As for what was supposed to be Anthrax’s take on the black album, Elektra didn’t do a good job in marketing it (despite their interest in promoting Anthrax as the next Metallica). The company messed up by spreading the singles over the space of a year. It took way too long to get from Only to Hy Pro Glo (the fourth single). The first single was released one month before the album came out in May. Therefore, the last single should’ve been released in July because the U.S. arena tour was already over by the time that it was September. By the time that the last single was released in 1994, the damage had been done to the extent of being irrevocable.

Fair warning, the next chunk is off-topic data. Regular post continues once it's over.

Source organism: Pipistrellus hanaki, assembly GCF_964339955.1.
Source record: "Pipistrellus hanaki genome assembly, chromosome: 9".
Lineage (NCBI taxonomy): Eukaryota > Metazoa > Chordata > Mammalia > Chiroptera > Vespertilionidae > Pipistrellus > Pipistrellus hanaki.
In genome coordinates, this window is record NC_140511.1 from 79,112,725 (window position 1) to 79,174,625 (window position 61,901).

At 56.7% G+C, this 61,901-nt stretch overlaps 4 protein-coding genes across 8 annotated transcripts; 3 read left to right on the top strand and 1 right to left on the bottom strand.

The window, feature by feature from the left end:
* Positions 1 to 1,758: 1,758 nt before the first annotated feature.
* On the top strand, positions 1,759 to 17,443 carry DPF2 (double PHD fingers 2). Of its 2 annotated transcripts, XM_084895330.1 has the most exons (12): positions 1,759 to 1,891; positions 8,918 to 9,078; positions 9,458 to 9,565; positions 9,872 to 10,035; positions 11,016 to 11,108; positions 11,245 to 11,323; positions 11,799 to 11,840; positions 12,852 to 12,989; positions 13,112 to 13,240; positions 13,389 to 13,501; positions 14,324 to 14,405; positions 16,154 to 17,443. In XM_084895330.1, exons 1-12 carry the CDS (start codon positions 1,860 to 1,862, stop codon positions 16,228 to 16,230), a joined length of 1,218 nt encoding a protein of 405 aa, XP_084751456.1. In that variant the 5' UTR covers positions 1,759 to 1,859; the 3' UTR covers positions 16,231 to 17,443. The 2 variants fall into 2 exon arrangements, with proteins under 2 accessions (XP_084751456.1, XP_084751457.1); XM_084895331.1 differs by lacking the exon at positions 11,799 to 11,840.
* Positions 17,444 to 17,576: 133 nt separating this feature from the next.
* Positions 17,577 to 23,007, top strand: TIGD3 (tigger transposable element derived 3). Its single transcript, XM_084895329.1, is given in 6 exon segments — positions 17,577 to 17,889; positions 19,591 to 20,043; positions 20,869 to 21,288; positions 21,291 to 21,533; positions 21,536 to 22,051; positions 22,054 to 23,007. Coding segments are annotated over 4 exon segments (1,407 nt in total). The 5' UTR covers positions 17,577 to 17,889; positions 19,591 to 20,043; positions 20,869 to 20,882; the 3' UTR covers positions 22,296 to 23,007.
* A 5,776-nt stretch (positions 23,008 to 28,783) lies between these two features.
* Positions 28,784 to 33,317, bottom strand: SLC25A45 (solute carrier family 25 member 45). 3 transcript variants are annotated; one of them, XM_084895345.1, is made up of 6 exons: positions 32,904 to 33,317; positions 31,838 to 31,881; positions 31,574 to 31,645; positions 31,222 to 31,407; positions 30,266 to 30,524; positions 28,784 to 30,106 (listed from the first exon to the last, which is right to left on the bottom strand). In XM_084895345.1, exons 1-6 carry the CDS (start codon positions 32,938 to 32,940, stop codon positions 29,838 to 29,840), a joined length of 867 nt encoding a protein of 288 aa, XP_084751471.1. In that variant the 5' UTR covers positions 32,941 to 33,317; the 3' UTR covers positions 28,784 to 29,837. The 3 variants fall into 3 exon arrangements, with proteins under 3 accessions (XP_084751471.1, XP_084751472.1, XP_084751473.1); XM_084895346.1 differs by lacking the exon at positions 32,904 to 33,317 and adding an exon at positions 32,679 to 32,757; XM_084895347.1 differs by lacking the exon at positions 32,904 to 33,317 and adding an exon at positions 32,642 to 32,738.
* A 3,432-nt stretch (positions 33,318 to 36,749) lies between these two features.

Yes, that’s Kate Moss (advertising Gianni Versace’s designs while being photographed by Patrick Demarchelier for the September 1992 issue of Harper’s Bazaar). Anyway, I perceive Anthrax as the ultimate `90s rock band. Everything that they did reflected what was going on – prog metal, rap metal, groove metal, grunge, industrial metal, punk and indie (i.e. Pieces as written by Frank Bello). With everything said and done, this is my favourite article about the band.